A little under a year ago, we reported that the Federal Constitutional Court (Bundesverfassungsgericht) had issued an injunction that stopped the Munich Public Prosecution Office (Staatsanwaltschaft München) to look into and use the documents it seized at the Munich offices of law firm Jones Day. A quick recap of the facts:
Jones Day has acted as counsel to Volkswagen in the diesel emissions matter since September 2015. It carried out an internal investigation, interviewing more than 700 Volkswagen staff, primarily in the context of criminal proceedings against Volkswagen in the United States. In March 2017, the Public Prosecution Office obtained a seizure order for the Jones Day offices in Munich and secured extensive documentation that stemmed from the internal investigation.
In July 2017, the Federal Constitutional Court ordered the Public Prosecution Office (Staatsanwaltschaft) München not to make use of the documents it seized and to have the documents put in custody with the Local Court (Amtsgericht) München, while the Federal Constitutional Court was considering the constitutional complaints (Verfassungsbeschwerden) filed by Volkswagen, Jones Day, and individual Jones Day lawyers. Today, shortly before the expiry of the second extension period, the court has dismissed all constitutional complaints.
The “Advisory Commission on the return of cultural property seized as a result of Nazi persecution, especially Jewish property”, better known as Limbach Commission after its first chair women, Jutta Limbach, was formed in 2003. We have covered various aspects of the Limbach Commission’s work, for example here and here. Jutta Limbach, the former president of the German Federal Constitutional Court (Bundesverfassungsgericht) passed away in September 2016. Her successor as the chairman of the advisory commission is Hans-Jürgen Papier, also a former judge at the Federal Constitutional Court, and Jutta Limbach’s successor as the president of the court upon her retirement from judicial office in 2002.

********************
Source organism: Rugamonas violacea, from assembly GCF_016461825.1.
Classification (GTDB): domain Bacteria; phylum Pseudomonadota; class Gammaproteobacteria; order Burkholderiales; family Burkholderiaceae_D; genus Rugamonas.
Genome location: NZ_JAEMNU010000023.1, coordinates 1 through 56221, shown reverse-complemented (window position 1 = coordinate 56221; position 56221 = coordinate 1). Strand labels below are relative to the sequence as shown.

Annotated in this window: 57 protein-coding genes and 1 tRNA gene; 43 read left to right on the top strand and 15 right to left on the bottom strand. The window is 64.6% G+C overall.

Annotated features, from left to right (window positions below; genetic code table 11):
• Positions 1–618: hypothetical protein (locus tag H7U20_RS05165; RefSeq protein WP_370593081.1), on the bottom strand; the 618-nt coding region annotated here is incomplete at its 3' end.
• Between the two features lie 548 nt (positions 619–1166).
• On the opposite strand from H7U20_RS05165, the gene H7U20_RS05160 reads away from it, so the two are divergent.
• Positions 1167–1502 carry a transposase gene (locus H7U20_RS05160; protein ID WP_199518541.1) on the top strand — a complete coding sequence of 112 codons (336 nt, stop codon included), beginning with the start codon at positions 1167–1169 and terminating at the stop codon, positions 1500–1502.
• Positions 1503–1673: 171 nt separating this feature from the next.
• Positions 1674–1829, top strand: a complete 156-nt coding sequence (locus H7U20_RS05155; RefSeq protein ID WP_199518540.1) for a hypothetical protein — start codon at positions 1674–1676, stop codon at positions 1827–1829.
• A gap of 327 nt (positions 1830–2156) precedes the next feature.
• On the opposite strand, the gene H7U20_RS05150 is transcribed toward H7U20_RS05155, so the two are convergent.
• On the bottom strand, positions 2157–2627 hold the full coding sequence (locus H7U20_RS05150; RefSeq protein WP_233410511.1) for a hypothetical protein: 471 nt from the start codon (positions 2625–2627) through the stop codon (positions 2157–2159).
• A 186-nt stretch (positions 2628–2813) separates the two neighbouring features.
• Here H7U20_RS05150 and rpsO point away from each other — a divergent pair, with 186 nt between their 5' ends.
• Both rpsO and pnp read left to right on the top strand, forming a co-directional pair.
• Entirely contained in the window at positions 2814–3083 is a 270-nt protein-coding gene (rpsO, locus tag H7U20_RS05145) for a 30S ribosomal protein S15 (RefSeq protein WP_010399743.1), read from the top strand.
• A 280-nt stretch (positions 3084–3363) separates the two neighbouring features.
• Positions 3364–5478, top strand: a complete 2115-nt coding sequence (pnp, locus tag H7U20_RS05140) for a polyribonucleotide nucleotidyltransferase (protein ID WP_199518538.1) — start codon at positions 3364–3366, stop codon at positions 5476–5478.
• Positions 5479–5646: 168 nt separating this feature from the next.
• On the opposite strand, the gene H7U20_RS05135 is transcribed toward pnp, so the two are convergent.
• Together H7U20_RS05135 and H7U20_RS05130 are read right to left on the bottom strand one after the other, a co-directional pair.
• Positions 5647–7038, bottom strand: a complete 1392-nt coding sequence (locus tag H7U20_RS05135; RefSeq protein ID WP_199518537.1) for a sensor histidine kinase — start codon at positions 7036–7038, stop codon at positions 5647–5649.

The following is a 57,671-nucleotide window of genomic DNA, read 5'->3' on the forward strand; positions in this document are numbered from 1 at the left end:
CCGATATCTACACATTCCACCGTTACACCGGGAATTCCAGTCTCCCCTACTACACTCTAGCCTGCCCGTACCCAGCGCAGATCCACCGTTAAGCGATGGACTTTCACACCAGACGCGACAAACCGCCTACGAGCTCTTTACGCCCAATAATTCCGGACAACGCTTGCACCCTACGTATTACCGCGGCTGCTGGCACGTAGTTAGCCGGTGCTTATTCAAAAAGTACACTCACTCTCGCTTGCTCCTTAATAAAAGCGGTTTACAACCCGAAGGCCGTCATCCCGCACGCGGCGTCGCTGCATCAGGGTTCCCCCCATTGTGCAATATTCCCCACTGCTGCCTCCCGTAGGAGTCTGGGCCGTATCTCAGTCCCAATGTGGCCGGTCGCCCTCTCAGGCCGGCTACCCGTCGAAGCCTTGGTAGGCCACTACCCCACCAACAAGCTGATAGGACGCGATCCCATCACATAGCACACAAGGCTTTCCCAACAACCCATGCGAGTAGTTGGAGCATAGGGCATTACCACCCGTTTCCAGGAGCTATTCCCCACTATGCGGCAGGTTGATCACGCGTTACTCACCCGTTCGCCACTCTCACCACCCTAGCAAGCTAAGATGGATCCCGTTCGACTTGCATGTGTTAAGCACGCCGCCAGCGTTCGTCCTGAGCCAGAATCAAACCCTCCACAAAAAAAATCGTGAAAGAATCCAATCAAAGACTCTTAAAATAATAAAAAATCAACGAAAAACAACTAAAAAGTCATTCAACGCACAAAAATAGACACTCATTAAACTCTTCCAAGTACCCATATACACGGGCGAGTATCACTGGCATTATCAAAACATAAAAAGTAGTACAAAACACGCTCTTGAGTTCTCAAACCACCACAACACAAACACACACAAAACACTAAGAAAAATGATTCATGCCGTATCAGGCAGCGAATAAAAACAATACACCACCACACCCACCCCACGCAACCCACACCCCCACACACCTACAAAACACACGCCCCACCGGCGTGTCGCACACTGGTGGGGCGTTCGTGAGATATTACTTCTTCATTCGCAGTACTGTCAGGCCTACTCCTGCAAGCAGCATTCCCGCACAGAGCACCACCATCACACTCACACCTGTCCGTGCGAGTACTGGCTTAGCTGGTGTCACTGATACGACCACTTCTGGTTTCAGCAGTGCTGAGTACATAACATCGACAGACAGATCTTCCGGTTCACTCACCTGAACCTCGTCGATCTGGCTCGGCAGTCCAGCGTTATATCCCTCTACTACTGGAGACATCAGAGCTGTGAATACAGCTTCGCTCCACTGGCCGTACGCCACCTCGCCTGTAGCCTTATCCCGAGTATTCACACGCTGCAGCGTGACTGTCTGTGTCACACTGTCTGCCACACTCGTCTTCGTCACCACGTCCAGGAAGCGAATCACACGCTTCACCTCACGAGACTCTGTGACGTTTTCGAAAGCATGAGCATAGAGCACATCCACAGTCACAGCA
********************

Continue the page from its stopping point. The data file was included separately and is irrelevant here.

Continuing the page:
Hans-Jürgen Papier will speak at the inaugural event of the Bonn Round Table on Art & Cultural Heritage Law (Bonner Gesprächskreis Kunst- und Kulturgutschutzrecht) on 4 July 2018 (see here for details). Matthias Weller (see here for his guest post on the Gurlitt case) has initiated the round table. He has been appointed, effective this summer term, the Alfried Krupp von Bohlen und Halbach Professor for Art & Cultural Heritage Law at Bonn University. This chair was created as part of Bonn University’s initiative that saw the creation of two professorships dedicated to provenance research – a first at a German University, which we covered here earlier. I hope to be able to attend, and report on, the event.
Five years ago, the Mediation Act (Mediationsgesetz) came into force. We did cover the legislative process on the blog in quite some detail. The Act provided for an evaluation to take place at the fifth anniversary. This report has now been published by the Federal Ministry of Justice. Here is a link to the full report, and here is a link to a summary produced by Professor Reinhard Greger, who served as a judge at the Federal Supreme Court before becoming a full-time academic. His summary is critical of the success of the Act: In essence, the total number of mediations remains low, and has not increased significantly since the Act came into force. Only very few mediators can actually earn a meaningful income by providing mediation services. Continue reading →
This Case of the Week is hot off the press – the case originally scheduled for today will have to wait: Today, the Federal Constitutional Court (Bundesverfassungsgericht) announced that it had issued a rare interim order in support of a constitutional challenge (Verfassungsbeschwerde) of the law firm Jones Day against a court order that allowed the seizure of potentially privileged documents from Jones Day’s Munich Offices. Continue reading →